Learn to stress less with PIE

Two Saturdays ago I was at the airport, all lined up and ready to board the plane, when the gate agent announced that we couldn’t board just yet because we were waiting on a flight attendant. Oh, and that flight attendant was currently on a different flight that hadn’t landed yet.

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As we continued to wait, I could hear people around me start to grumble about the delay. What is taking so long? How late are we going to be? I hope I don’t miss my connection. How will I alert my friend who’s picking meup?

And then they started to grumble about anything and everything. Ugh, there’s a baby on this flight – it better not cry the entire way. My battery is dying; why does my phone suck? I have so much work to do, but instead I’m stuck here waiting in this dumb airport.

I was pretty proud of myself for tuning them out and staying in zen-mode, but two years ago I probably would have been with them, letting travel hiccups create stress.

For the longest time, I led an unnecessarily high-stress life. Continue reading

Now it has become your job to pass on that lesson

Yesterday at work, my team was interviewing job applicants for an open position we have.  The standout comment someone made during the debrief was:

“Hey, you know that website that one candidate said she co-founded?  It’s actually real!”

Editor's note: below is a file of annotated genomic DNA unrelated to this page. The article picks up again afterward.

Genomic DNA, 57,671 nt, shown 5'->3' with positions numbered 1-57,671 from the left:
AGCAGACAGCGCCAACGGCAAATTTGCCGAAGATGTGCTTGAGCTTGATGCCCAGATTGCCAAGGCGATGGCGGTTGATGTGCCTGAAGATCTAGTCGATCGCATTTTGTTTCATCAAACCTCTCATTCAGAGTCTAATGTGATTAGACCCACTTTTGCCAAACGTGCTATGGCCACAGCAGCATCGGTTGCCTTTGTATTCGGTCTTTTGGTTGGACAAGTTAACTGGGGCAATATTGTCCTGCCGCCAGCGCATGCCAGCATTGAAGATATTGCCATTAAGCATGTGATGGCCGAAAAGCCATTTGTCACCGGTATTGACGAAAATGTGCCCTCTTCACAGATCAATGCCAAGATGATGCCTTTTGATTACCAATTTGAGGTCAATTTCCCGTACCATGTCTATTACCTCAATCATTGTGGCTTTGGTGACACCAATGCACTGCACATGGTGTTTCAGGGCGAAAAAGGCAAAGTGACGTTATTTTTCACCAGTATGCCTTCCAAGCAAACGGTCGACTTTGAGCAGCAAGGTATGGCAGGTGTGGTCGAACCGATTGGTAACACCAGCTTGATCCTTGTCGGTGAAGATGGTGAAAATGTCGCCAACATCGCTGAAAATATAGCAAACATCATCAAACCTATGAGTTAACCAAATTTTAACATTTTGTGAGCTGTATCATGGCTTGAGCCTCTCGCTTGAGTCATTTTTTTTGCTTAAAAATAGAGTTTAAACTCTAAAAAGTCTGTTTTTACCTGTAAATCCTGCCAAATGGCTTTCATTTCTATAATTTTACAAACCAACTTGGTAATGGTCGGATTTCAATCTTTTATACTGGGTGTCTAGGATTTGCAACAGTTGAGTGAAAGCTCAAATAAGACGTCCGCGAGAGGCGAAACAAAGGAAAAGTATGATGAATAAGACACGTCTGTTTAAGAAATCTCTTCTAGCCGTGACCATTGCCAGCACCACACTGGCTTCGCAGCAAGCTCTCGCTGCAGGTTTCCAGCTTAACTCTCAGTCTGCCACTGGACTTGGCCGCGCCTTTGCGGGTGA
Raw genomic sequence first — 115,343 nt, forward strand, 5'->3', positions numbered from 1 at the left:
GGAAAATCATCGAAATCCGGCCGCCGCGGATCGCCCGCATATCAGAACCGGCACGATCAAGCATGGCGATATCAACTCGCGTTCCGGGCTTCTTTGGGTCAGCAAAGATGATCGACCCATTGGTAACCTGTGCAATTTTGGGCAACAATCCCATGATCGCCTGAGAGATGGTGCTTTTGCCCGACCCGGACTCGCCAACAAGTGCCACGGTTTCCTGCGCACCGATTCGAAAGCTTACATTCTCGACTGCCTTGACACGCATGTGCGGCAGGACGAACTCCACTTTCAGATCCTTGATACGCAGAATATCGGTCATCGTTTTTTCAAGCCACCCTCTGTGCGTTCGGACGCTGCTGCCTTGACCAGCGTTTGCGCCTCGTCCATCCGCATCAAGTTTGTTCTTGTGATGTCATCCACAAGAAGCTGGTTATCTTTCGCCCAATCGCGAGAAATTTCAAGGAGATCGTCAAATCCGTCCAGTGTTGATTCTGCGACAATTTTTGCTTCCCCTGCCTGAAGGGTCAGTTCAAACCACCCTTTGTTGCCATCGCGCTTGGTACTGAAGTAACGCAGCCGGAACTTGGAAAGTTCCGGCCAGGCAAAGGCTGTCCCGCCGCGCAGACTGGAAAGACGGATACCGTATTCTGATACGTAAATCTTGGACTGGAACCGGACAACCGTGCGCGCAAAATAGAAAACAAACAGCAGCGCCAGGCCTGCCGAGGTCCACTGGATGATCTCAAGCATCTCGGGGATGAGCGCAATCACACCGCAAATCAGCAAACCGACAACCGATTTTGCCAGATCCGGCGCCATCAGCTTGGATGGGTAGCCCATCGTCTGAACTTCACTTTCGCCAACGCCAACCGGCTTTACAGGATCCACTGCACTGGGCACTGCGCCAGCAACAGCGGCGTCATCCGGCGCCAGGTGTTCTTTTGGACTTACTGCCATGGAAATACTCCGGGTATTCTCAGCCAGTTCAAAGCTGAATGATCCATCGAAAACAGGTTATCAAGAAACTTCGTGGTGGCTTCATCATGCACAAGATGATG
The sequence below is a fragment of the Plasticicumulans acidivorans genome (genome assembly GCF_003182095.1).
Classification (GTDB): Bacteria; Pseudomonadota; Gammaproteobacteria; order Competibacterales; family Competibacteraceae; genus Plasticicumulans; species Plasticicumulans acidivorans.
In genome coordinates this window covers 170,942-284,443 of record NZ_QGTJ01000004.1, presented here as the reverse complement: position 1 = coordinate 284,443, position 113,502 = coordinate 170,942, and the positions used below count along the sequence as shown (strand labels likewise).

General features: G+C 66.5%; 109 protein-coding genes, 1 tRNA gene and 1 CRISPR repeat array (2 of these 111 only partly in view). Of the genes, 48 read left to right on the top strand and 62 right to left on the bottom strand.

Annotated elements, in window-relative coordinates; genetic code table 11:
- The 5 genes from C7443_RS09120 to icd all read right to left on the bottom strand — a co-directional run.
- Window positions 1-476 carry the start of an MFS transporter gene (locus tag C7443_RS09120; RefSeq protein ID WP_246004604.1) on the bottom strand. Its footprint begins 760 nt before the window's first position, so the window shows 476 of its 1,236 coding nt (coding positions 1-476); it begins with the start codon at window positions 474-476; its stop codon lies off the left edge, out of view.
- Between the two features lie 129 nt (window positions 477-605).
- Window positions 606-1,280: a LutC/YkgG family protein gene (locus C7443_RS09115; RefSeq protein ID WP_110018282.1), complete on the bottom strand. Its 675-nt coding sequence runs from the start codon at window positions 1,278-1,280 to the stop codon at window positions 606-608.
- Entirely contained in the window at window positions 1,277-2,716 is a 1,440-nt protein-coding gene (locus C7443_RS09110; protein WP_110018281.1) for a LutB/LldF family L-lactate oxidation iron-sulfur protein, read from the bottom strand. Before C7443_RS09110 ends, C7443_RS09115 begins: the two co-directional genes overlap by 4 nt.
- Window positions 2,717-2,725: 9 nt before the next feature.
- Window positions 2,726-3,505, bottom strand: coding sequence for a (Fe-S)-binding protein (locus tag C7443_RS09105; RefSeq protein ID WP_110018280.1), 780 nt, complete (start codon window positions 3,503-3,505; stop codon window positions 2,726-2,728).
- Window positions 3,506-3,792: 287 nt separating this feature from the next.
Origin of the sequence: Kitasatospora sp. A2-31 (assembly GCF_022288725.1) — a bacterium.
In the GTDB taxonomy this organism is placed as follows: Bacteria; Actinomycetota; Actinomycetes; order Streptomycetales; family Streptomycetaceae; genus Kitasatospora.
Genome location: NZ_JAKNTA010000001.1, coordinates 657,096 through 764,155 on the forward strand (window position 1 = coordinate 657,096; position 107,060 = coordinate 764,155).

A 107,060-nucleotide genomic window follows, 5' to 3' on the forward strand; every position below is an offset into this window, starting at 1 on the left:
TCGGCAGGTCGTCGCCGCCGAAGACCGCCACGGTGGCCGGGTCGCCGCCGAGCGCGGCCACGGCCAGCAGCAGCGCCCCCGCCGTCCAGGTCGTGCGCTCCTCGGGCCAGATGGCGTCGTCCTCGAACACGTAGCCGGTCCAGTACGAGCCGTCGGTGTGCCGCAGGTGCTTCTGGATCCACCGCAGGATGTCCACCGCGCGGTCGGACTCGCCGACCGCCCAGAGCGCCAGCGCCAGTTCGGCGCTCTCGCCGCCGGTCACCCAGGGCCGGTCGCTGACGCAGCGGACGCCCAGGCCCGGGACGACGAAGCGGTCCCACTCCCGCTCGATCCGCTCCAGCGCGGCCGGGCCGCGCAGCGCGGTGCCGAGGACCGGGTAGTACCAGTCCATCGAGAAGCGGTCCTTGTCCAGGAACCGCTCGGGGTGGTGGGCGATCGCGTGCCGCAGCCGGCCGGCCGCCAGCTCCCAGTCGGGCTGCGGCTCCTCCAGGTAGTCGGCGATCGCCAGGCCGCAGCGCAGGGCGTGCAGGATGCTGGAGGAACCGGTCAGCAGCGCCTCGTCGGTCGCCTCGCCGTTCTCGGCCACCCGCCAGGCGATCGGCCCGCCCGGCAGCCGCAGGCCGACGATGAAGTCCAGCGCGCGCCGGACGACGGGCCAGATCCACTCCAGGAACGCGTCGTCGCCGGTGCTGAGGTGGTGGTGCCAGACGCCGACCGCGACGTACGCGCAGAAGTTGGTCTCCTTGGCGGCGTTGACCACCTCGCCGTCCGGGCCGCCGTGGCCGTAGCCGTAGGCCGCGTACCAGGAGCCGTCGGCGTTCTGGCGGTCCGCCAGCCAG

It’s a pretty cool website, too.  It’s called thanksforteaching.us and it’s a site where you can post quick thank you notes to teachers.  It reminded me of a thank you letter I sent last year:

Dear Mr. Varela,
 

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Defusing the I-need-a-job-freakout

Let’s be honest.  Two years ago, after I graduated without a job,  I had days when I freaked out.  Last winter, months after my friend also graduated without a job, she freaked out.  A few months ago, when my boyfriend realized that his under-employment was not sustainable, he freaked out.

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We’re all bound to go through it: the “I need a job!” freakout.

It’s ok.

Freaking out can be legitimate. We all have bills to pay in order to maintain life’s necessities, like food and shelter.

Freaking out can also be therapeutic.  If you’re around a bunch of other people who don’t have jobs, it’s something you can commiserate about.  Aaaah freakout! Le freak, c’est chic.

But there’s a point where all that freaking out isn’t healthy.  And I doubt it’s making you happy.
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How to answer the question “What kind of job are you looking for?”

***DISCLAIMER: The following dialogue is a dramatization, and in no way reflects how much whining my boyfriend did in the early stages of his job search.***

“So, what kind of job are you looking for?”

“Arrrrrrrrrgh!  I don’t know.  Why do you keep asking me that?”

My boyfriend, now employed, told me that getting him to answer that question was the single most helpful thing I did during the months I coached him through his search for a full-time job.

“So, what kind of job are you looking for?”

“I don’t want to talk about this anymore.  I just want to find a job.”

Well, babe, it’s kinda hard to find something when you don’t know what you’re looking for.  More importantly, it’s especially hard for someone to help you find something when you can’t define what it is you want to find.  Continue reading